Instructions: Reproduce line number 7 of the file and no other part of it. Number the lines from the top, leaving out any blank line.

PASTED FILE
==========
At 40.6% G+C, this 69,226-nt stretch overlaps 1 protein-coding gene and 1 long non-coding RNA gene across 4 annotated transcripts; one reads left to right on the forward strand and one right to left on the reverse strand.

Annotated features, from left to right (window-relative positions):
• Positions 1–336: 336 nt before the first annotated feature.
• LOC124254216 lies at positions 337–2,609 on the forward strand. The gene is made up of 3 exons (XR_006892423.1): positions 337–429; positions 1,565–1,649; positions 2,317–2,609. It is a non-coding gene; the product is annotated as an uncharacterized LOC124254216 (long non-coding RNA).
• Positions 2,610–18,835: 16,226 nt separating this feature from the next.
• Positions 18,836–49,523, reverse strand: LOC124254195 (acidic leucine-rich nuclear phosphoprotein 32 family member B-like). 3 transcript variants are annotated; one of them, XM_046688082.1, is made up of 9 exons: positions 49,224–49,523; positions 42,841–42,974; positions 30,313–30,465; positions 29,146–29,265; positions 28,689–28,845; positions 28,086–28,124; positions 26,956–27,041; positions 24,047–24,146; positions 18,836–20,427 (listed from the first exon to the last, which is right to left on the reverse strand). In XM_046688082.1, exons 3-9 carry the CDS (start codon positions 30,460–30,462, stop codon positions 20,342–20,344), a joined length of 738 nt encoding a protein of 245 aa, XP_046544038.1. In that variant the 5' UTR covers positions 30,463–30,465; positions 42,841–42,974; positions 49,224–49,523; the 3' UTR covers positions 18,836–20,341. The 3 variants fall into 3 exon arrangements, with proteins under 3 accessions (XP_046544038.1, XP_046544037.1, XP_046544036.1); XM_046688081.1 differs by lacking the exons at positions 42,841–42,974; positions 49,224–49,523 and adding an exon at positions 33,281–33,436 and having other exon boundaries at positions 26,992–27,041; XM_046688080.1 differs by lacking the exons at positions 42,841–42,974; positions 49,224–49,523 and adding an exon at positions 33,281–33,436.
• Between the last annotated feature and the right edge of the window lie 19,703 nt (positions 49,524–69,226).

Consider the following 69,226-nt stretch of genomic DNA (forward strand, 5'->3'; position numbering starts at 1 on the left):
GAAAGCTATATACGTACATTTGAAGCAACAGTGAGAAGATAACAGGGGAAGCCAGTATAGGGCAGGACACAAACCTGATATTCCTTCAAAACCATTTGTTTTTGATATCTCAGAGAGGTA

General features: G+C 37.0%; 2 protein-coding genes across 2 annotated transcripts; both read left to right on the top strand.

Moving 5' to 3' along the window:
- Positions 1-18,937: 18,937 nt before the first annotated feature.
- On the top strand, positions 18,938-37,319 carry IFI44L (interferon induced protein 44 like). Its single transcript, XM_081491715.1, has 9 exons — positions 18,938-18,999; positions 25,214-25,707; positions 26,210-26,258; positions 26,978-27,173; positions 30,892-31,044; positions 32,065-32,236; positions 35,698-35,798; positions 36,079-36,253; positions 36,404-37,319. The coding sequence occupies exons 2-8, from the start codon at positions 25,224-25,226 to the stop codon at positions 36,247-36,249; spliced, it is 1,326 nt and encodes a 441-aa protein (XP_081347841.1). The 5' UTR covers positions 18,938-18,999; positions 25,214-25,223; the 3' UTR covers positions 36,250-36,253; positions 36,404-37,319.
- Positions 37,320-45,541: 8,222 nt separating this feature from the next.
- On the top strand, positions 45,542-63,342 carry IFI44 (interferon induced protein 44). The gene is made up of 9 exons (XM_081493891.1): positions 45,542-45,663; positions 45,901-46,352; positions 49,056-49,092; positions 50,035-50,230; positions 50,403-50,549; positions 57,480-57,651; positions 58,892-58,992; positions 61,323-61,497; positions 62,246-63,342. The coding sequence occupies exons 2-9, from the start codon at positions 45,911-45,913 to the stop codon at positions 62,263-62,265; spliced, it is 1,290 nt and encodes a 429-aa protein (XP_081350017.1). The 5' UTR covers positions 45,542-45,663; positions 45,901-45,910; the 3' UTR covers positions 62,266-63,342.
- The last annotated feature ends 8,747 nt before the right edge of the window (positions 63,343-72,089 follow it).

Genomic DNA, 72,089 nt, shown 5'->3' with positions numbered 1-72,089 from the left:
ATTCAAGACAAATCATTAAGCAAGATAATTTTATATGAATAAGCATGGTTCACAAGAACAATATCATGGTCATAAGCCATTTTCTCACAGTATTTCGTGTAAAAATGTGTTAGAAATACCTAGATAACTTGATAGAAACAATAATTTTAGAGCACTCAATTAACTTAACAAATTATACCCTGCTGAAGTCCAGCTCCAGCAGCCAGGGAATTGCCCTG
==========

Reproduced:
• Between the last annotated feature and the right edge of the window lie 19,703 nt (positions 49,524–69,226).